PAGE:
Using our medium-term self

There is a significant gap between our present self and our future (old) self and this is why most of the time, we do not feel the urgency to behave what is best for the latter. So, let us make use of our in-between or our medium-term self.

We can accelerate the consequence of our action today – i.e. If we do not behave as we promised to, something negative will happen to our medium-term self. We call this commitment device, a tool used that willingly exposes oneself to a punishment (or reward), in order to stay the course in doing what is good for the future (old) self. 

Commitment device in the time of Greek heroes

One of the oldest examples of locking oneself into behavior change by using commitment device is the story of legendary Greek hero in the epic poem The Odyssey by Homer. The character’s name is Odysseus but he was known to the Romans as Ulysses.

Odysseus/Ulysses was a great strategist. He was the brains behind the winning of the 10-year Trojan War. He used a giant horse, disguised as a peace offering, a gift of surrender to the enemy. Unbeknownst to the people of Troy who accepted the gift into their city, Odysseus and his soldiers were inside the horse. At the appointed signal, the Greek soldiers came out and caught the Tojans by surprise winning the war right inside the city of Troy.

After winning the war, Odysseus and his soldiers set to sail back home and they were going to pass by an island with treacherous sirens. These sirens were actually monsters pretending to be beautiful women with enchanting voices. They would assure sailors who pass their island that they just want to entertain them with their beautiful melodies, but what they really wanted was to kill them.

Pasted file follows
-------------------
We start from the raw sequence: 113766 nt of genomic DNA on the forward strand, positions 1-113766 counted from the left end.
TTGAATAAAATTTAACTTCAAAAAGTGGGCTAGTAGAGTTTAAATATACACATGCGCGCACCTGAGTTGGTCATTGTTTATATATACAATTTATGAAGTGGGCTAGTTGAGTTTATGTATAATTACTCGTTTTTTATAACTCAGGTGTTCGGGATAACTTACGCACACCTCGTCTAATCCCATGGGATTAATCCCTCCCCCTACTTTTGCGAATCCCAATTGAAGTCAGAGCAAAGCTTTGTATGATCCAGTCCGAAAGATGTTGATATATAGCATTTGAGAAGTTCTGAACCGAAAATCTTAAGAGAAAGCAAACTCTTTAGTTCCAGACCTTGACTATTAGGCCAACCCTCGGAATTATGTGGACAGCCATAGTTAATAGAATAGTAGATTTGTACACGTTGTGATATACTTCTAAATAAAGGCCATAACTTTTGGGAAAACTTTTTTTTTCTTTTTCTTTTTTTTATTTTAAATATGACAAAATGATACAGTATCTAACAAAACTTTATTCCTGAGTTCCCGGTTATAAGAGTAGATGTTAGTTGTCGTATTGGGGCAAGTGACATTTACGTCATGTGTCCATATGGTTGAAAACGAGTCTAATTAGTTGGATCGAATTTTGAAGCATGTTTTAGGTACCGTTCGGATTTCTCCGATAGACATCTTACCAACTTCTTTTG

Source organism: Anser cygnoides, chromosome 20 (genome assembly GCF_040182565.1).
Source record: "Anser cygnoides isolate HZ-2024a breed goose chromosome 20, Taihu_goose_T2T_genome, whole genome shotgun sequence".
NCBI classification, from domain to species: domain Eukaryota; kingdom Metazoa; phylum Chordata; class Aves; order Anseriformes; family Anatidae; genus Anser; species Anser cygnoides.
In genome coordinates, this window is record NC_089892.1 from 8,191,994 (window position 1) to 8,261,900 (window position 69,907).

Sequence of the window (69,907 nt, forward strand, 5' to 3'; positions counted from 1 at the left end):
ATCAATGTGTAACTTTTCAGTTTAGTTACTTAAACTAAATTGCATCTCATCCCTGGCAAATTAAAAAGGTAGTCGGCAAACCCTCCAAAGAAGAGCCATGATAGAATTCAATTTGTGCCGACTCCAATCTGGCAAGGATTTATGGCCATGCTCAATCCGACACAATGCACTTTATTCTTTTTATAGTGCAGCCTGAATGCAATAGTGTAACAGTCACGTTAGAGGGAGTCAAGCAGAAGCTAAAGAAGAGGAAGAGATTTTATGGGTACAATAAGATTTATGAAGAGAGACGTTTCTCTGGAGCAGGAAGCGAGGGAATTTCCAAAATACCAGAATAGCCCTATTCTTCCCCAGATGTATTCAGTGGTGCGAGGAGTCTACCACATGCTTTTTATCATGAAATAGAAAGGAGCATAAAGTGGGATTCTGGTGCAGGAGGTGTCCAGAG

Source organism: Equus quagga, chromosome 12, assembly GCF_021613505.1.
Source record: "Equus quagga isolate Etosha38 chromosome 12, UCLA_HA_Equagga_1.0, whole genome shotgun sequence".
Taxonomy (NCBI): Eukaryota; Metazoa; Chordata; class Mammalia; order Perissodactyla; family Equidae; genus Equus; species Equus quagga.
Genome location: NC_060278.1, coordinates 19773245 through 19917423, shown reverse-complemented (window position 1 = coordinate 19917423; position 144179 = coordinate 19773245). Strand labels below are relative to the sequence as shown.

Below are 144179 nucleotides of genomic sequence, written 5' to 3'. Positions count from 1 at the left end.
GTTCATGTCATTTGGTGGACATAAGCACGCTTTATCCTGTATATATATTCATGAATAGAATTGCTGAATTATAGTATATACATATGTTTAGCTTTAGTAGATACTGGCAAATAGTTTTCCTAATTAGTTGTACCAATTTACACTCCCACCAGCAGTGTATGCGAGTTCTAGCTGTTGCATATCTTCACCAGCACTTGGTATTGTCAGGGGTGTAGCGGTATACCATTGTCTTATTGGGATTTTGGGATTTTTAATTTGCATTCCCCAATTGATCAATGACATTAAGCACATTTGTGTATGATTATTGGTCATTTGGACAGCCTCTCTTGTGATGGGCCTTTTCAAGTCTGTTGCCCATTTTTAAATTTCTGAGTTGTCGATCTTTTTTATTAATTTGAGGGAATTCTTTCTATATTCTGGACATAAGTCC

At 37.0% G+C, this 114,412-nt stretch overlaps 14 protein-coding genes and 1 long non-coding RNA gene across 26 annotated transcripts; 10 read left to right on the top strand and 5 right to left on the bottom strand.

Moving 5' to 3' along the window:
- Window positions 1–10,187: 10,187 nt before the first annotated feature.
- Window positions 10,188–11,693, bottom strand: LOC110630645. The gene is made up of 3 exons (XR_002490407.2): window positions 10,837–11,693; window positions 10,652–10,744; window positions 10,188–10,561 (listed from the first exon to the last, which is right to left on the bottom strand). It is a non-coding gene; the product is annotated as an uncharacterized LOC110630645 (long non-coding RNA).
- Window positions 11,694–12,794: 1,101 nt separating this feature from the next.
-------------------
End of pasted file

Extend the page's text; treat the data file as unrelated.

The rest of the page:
Odysseus, who thought like a behavioral scientist, came up with a commitment device. He told his men to fill their ears with wax so they won’t hear the beguiling voices of the sirens. However, he wanted to hear the sirens’ voices and still survive. He told his sailors to tie him firmly to the ship’s mast, and to disobey him if he orders or even pleads them to untie him. He exposed disobedience by his soldiers to his medium-term self in order to achieve his goal of surviving through the siren’s island.  

As expected, when they finally passed by the island, Odysseus was so enamored by the enchanting voices of the sirens. He wanted to dive into the sea to embrace the sirens. His soldiers disobeyed his orders to untie him. To the bewitched Odysseus, the sirens looked as beautiful as Helen of Troy, but to the sailors with wax in their ears and not hearing the deceptive voices singing, they appeared as they were - hungry monsters with vicious claws.

Your 'sirens' to your healthy retirement

Who and what are your sirens when it comes to the ultimate goal of having a healthy retirement – both financially and physically? What are these temptations that hinder you from “caring” for your future self? How can you tie yourself to a mast before you get to the sirens of your life? I’d love to hear your commitment device experiences or ideas on this.

And I have a treat for all of you. I interviewed the behavioral scientist behind the concept of our future self, Hal Hershfield. He just released his book that narrates his findings of his experiments including the one I mentioned above. It’s entitled "Your future self: How to make tomorrow better today." 


1. Watch my interview with Hal Hershfield on July 7, 2023 in FQ Mom YouTube Channel.  

2. Where are you in the journey now, take the FQ test to find out. Click here.

3. Grab your copy of the FQ books, click here.

Attributions: Images from Getty Image, History Era, Harpers Bazar
This article is also published in